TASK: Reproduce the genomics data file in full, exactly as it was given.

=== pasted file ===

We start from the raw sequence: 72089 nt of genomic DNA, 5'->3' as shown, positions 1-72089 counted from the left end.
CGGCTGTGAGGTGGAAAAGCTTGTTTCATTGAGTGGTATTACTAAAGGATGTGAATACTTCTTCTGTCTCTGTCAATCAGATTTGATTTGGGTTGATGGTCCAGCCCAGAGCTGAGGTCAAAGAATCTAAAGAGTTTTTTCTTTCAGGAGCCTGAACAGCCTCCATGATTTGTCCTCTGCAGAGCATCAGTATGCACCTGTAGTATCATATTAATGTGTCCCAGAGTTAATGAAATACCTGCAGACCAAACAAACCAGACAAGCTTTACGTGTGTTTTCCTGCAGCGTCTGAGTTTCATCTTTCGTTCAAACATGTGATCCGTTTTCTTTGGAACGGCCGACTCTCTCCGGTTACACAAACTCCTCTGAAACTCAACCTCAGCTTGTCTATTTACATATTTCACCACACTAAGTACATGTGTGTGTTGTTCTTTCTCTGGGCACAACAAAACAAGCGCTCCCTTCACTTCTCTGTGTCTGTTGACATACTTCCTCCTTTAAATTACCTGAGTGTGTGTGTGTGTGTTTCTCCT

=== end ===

We start from the raw sequence: 72089 nt of genomic DNA, 5'->3' as shown, positions 1-72089 counted from the left end.
CGGCTGTGAGGTGGAAAAGCTTGTTTCATTGAGTGGTATTACTAAAGGATGTGAATACTTCTTCTGTCTCTGTCAATCAGATTTGATTTGGGTTGATGGTCCAGCCCAGAGCTGAGGTCAAAGAATCTAAAGAGTTTTTTCTTTCAGGAGCCTGAACAGCCTCCATGATTTGTCCTCTGCAGAGCATCAGTATGCACCTGTAGTATCATATTAATGTGTCCCAGAGTTAATGAAATACCTGCAGACCAAACAAACCAGACAAGCTTTACGTGTGTTTTCCTGCAGCGTCTGAGTTTCATCTTTCGTTCAAACATGTGATCCGTTTTCTTTGGAACGGCCGACTCTCTCCGGTTACACAAACTCCTCTGAAACTCAACCTCAGCTTGTCTATTTACATATTTCACCACACTAAGTACATGTGTGTGTTGTTCTTTCTCTGGGCACAACAAAACAAGCGCTCCCTTCACTTCTCTGTGTCTGTTGACATACTTCCTCCTTTAAATTACCTGAGTGTGTGTGTGTGTGTTTCTCCT